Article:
Solidarity is only meaningful if it’s backed up with action.
Over the past few months, countless celebrities have stood in solidarity to bring awareness to a variety of issues within Hollywood, ranging from sexual harassment and assault to lack of representation and equal pay. Most recently, celebrities walked the Golden Globe Awards’ red carpet wearing black as a sign of protest, donning Time’s Up pins on dresses and lapels.
But to lend meaning to the celebrity promises delivered in interviews and on red carpets, advocacy has to be more than just a fashionable accessory. While some stars certainly fall short, people like Jessica Chastain exemplify the kind of action that is needed to help create lasting and tangible change in Hollywood.
At a recent Sundance Film Festival panel titled “Women Breaking Barriers,” Octavia Spencer shared a story of Chastain’s solidarity. Universal Studios recently announced it had acquired the rights to an untitled pitch from Chastain’s production company, a holiday comedy starring Chastain and Spencer. When Chastain first approached Spencer about the film, Chastain emphasized the importance of pay equity. Spencer agreed, but pointed out women of color often make less than white women.
Chastain was silent as Spencer told her this, listening as Spencer explained the process and numbers. Chastain supported Spencer and together, they advocated for a favored nations deal.
The Screen Actors Guild-American Federation of Television and Radio Artists website defines a favored nations deal as “an industry term which means you are getting equal contractual treatment to others on the project – billing, accommodations, and any other contractual provision.” Spencer then announced that because the two stood together, they were getting paid five times the amount of money they had requested. During the panel, as she struggled to hold back tears, Spencer said, “I love that woman because she’s walking the walk and she’s actually talking the talk.”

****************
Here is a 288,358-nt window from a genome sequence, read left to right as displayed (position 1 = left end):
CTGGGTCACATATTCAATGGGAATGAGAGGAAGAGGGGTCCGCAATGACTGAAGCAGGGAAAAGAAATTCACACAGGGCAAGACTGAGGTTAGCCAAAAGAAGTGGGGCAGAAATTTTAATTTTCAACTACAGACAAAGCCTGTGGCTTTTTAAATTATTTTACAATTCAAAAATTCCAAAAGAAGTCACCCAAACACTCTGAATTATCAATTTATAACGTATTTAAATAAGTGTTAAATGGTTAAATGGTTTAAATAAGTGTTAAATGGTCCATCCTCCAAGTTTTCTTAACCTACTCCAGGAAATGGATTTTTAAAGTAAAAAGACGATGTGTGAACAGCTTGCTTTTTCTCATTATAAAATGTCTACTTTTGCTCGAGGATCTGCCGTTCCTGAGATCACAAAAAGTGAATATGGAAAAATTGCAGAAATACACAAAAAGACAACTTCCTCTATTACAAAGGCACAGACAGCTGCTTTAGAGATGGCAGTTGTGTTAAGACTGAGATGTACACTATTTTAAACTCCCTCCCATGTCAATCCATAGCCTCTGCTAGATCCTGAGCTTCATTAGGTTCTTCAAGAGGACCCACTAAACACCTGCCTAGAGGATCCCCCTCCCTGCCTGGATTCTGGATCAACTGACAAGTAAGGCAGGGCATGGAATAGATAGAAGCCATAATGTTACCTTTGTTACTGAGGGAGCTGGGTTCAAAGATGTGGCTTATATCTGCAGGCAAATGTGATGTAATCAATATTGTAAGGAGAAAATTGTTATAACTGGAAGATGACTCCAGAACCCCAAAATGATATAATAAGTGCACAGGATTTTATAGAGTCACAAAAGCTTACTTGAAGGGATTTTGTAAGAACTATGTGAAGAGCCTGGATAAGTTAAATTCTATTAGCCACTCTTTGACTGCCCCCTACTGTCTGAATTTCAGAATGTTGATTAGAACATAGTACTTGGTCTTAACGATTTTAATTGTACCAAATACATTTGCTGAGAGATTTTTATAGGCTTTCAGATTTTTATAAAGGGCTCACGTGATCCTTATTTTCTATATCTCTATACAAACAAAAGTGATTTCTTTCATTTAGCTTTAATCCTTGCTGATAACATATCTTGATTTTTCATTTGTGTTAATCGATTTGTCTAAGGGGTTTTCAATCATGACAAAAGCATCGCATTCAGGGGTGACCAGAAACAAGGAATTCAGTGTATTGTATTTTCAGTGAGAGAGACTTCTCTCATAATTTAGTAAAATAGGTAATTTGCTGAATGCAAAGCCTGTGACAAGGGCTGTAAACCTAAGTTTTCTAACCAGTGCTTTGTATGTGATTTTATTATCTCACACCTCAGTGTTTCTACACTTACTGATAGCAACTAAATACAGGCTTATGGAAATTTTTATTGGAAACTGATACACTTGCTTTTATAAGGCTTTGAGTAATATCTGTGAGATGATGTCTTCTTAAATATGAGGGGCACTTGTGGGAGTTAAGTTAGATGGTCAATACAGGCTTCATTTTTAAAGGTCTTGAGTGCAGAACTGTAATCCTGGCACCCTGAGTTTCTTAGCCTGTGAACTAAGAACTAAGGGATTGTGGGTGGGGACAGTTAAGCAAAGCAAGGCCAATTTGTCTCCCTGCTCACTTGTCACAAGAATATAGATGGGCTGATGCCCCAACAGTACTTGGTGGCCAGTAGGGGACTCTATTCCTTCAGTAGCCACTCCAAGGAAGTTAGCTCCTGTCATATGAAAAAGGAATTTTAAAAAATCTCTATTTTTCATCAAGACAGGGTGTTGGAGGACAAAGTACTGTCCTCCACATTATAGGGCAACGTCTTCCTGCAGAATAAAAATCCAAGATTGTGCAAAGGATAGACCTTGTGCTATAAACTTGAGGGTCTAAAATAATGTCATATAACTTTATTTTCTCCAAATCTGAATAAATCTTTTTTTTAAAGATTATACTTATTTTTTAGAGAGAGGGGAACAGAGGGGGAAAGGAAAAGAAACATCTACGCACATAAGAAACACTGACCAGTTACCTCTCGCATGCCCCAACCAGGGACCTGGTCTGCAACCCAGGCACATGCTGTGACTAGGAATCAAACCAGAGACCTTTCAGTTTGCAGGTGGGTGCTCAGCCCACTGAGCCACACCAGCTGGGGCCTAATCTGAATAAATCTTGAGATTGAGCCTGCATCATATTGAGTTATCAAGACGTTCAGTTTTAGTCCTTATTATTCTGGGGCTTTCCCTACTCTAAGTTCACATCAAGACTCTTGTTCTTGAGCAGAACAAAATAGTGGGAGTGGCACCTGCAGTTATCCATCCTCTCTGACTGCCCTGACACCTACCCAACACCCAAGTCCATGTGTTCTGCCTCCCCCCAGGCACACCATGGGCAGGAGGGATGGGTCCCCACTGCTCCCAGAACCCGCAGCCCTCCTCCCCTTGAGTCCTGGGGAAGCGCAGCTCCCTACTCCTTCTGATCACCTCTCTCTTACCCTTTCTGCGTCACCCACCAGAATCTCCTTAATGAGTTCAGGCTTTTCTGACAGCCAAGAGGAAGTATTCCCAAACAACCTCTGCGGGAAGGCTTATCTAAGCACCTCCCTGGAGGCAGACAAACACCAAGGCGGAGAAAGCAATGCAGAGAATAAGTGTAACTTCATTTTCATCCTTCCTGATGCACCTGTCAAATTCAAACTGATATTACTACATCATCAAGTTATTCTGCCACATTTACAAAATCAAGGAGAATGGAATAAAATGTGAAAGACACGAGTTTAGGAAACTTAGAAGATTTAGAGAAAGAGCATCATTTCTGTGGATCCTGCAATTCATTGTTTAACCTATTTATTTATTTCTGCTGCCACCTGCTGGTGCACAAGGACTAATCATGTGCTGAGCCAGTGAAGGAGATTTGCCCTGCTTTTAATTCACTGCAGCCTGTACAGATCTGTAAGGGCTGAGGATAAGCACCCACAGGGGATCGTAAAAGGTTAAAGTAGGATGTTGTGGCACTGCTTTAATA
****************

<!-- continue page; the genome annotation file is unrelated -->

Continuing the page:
The story is heartening, particularly because Chastain seemed to acknowledge Spencer’s position of vulnerability as a woman of color and used her own privilege to ensure equality for her co-star. Chastain also “walked the walk” in a setting that lacked visibility. It was Spencer who told the story, and Chastain has yet to even comment on the negotiations.
Chastain is a relevant figure in terms of the evolving standard for celebrities in Hollywood. She’s been a vocal proponent for female representation, as well as a notable supporter of the Time’s Up coalition. While presenting the Golden Globe for Best Actress in a Motion Picture – Comedy or Musical to Saoirse Ronan, Chastain dryly referenced pay disparity, saying, “The winner of this category will also receive the 23 percent of her salary that went missing in the wage gap.”
Perhaps even more striking than Chastain’s track record as an activist was her response in the face of controversy at the end of last year. The actress faced backlash for participating in a photo shoot about the future of women in Hollywood that failed to include any women of color. Instead of avoiding questions or making excuses, Chastain took the incident in her stride, acknowledging the photo shoot was unacceptable and using it as an opportunity to ask people to tweet about films that put women of color in the spotlight.
Chastain clearly understands the power she wields as a white woman in Hollywood and has used it to both increase the visibility of films featuring women of color and to help support Spencer through the negotiations. Understanding the role white women play and the privileges that separate them from women of color is crucial, particularly because it’s a more nuanced version of feminism many people are not able and willing to comprehend.
It would have been very easy for a successful white actress like Chastain to simply show up for the photo ops and say the right things on the red carpet, while still reaping the benefits of being a so-called activist. Lena Dunham, who made problematic comments regarding allegations against a writer-producer of her show, has been accused of using the movement to her advantage, showing up for a public Time’s Up event covered by the press and being photographed without participating in the private work leading up to it.
But Spencer’s story makes it clear that Chastain’s words are reflective of a desire to truly enact change and to take distinct steps to get there, not just to be photographed and reported on in a favorable light.
As Jada Pinkett Smith said when discussing Chastain’s actions at a recent panel about diversity and perspective in Hollywood, “It’s nice to go out and march; we can do that. It’s nice to wear black to the Golden Globes. It’s nice to do that, but what are we doing behind closed doors?”